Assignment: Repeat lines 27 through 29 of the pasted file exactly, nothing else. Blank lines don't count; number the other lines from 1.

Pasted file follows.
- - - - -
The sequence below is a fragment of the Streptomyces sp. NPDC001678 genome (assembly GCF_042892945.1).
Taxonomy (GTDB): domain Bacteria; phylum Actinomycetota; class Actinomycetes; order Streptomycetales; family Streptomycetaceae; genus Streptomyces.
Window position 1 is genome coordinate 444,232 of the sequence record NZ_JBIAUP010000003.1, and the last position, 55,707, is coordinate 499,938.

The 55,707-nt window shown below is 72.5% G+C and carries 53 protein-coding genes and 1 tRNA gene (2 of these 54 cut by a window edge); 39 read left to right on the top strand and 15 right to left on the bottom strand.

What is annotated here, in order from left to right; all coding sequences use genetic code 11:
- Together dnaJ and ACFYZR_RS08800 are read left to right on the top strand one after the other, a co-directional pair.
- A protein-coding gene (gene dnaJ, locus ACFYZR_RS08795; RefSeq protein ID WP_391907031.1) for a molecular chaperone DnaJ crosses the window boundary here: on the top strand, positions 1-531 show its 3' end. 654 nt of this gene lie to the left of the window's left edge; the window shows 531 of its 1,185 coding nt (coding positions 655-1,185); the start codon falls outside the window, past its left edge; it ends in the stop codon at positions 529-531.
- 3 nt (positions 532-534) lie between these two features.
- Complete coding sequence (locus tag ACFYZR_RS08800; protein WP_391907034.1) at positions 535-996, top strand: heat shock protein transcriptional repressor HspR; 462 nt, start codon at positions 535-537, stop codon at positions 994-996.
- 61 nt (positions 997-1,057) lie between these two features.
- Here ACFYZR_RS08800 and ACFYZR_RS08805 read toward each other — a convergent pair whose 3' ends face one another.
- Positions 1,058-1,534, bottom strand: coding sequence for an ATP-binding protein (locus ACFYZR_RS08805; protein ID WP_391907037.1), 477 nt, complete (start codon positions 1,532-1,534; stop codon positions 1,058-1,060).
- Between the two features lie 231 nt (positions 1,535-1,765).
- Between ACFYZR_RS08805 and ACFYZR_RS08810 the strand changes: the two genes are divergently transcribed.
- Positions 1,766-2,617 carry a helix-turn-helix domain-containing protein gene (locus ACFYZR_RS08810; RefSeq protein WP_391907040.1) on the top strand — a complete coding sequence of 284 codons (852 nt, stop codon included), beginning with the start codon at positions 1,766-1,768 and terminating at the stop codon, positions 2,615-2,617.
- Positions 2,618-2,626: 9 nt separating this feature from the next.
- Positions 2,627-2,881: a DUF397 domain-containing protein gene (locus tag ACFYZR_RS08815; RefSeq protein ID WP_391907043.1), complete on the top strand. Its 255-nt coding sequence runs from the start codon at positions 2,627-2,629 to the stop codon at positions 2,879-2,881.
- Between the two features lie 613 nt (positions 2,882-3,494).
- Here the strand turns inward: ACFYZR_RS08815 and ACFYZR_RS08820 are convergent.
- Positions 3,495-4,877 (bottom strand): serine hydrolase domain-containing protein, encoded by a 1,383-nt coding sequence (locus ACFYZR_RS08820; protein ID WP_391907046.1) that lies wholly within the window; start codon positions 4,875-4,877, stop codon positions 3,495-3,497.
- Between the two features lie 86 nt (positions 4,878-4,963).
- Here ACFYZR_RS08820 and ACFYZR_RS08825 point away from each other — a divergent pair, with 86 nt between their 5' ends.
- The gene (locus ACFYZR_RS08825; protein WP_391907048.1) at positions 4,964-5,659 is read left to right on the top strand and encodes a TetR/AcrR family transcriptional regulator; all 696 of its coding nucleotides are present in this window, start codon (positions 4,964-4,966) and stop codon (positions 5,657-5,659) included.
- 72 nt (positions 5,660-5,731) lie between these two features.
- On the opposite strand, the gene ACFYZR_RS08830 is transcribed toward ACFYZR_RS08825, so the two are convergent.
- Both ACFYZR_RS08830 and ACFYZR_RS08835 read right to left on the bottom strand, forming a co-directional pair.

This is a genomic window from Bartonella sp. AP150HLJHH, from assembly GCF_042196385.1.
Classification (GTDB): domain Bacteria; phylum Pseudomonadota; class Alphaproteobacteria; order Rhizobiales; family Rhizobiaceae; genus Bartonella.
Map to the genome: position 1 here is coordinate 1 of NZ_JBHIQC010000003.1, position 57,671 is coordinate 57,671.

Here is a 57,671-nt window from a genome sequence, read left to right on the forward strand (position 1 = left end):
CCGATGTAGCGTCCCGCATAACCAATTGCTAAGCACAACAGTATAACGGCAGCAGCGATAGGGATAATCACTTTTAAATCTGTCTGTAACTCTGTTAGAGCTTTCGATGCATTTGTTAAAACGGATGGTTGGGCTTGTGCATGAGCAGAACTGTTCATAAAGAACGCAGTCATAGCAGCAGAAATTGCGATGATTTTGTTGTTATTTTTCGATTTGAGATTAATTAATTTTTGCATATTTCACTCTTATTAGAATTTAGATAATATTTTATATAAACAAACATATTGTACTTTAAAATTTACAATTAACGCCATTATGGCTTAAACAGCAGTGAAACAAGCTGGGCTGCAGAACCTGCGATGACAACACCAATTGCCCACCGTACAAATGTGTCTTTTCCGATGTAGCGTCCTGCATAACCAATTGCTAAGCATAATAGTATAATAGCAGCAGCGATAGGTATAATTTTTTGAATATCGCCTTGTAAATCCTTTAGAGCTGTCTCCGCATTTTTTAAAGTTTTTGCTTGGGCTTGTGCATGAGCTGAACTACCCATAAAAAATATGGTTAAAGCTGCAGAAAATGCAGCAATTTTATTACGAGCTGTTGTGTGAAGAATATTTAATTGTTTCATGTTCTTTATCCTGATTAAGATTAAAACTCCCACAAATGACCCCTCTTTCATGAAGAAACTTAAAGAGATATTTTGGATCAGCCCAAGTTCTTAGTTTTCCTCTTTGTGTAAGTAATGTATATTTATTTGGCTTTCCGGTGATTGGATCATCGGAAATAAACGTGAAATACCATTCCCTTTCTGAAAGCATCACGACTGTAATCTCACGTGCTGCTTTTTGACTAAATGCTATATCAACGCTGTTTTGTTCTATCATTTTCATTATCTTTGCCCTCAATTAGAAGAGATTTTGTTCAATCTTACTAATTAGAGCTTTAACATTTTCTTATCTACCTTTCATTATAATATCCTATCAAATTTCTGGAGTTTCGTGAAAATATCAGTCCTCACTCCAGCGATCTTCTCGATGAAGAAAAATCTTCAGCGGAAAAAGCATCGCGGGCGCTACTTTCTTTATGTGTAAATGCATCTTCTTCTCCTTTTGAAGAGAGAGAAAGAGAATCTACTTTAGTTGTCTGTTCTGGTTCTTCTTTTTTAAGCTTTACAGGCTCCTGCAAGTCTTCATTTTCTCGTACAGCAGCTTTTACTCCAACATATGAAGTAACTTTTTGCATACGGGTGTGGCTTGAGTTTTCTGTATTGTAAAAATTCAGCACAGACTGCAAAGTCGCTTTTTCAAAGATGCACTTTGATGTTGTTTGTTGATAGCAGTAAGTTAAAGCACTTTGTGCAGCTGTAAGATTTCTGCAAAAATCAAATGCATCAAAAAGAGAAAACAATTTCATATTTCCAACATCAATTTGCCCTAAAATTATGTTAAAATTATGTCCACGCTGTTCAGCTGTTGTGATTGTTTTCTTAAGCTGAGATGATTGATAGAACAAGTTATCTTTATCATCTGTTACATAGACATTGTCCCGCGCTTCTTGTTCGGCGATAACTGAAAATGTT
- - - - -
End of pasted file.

This is a genomic window from Bartonella sp. AP150HLJHH, from assembly GCF_042196385.1.
Classification (GTDB): domain Bacteria; phylum Pseudomonadota; class Alphaproteobacteria; order Rhizobiales; family Rhizobiaceae; genus Bartonella.
Map to the genome: position 1 here is coordinate 1 of NZ_JBHIQC010000003.1, position 57,671 is coordinate 57,671.